Following that we had a further roundtable discussion with the educational team in the Pacific Science Center and a super-quick tour of the facility. Then, yesterday evening, we were given an insight into the work of Entertainment Game Developers Bungie (creators of Halo) who also generously hosted a very fine meal for us in a really cool restaurant located in their building.

This morning we were taken to the Microsoft Briefing Center and treated to a gorgeous breakfast and a series of brilliant presentations about different aspects of Microsoft’s work in what keeps being called “the educational space”.

Finally, for this week, this afternoon we met creators of such games as Portal, Half-Life, Left for Dead and Dote among others namely  VALVe Software.

Alas I may not be able to write in depth on each of these visits but I will cover some of my impressions of some of the sessions for sure.

The first will be the visit to McKinley High School in the next post as the students there made a profound impression on me. Like all of the hosts to all of our meeting the colleagues in McKinley gave generously of their time and hospitality. It was a privilege to be taken around the school to see lessons and chat with students and teachers.

All of this has been seamlessly managed by Cultural Vistas and it has been an absolutely fabulous and fascinating week!

Mot du jour: Homago

Colleagues and students reading this blog will already be aware that I have a particular fondness for acronyms, so I was delighted to be introduced to yet another one on Tuesday morning. Homago describes three of the ways that teens tend to engage with technology: they hang out (ho) mess around (ma) and when they get really into something they geek out (go) completely. Coined by Mizuko Ito and colleagues in the University of Berkeley in 2008, homago emerged from research they did concerning young people’s engagement with digital media production.

Homago, we discovered, is the philosophy that informs practice at Artlab+ and we had the good fortune to meet with Amy (Manager of Digital Learning Programmes), Dawn (Lead Mentor – Photography, Poetry, and Makin’) and Cody (3D Modeling, Animation, and Character Design Mentor) who showed us around and gave us an insight into what teens get up to when they come to the centre. This video gives a good overview of what a typical day in the centre looks like. Although this one is better for showcasing what they produce when they are there.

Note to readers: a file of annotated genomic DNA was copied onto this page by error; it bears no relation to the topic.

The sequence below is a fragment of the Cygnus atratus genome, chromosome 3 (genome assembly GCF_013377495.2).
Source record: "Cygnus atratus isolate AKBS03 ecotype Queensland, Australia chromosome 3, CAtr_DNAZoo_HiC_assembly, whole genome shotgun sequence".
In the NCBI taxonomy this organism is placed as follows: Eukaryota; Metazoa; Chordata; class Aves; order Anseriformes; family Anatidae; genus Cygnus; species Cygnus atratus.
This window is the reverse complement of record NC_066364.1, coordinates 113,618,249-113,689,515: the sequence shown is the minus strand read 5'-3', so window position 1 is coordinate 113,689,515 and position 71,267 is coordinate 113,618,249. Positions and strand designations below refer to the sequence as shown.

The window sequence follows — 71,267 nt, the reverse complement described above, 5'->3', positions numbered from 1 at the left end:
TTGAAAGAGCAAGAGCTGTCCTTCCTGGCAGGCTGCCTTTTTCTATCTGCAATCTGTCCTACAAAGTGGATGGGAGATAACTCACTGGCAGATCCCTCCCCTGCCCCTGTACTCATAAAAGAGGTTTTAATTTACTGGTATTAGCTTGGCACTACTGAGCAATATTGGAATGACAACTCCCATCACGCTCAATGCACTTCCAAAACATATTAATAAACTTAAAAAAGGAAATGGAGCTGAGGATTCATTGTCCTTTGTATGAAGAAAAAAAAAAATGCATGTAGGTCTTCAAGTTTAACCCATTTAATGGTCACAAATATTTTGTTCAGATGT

The range of resources in Artlab+ was impressive. Although, having said that, it did not seem excessive or exorbitant. Leaving aside the hardware, including, admittedly, some very nice stuff such as Wii Rockband, a 3D printer* and an occulus**, I was actually more taken simply by the sheer amount of space available. I was particularly impressed by the number of tables and chairs to allow participants to work together (very high-tech!).

Teens who drop into Artlab+ have the opportunity to get certification for various multi-media skills and applications and Amy, Dawn and Cody, among others, provide them with guidance and mentoring, sometimes in areas that they themselves are encountering for the first time.

The space provided for a nice range of different possibilities for teens to be creative and they can hang out, mess around and geek out regardless of the other activities taking place there at the same time. I also noticed, at the back of the open-plan area, a performance area with tiered seating, which I also thought was a great idea!

The Wii Rockband and screen were set up in a nice living room style space in the main area and Irish delegation on the US programme were able to  indulge in the best Freddie Mercury impersonation we could muster!

So we there you have it: we got to hang out, mess around in a creative and inspiring place. Sadly, however, we had too little time to totally geek out! The morning flew but I have to mention that I hold them responsible for being unable to get Bohemian Rhapsody out of my head ever since!

* 3D printer: check #edtechie on Twitter for the on-going story of the Ninja cloning experiment initiated in Artlab+!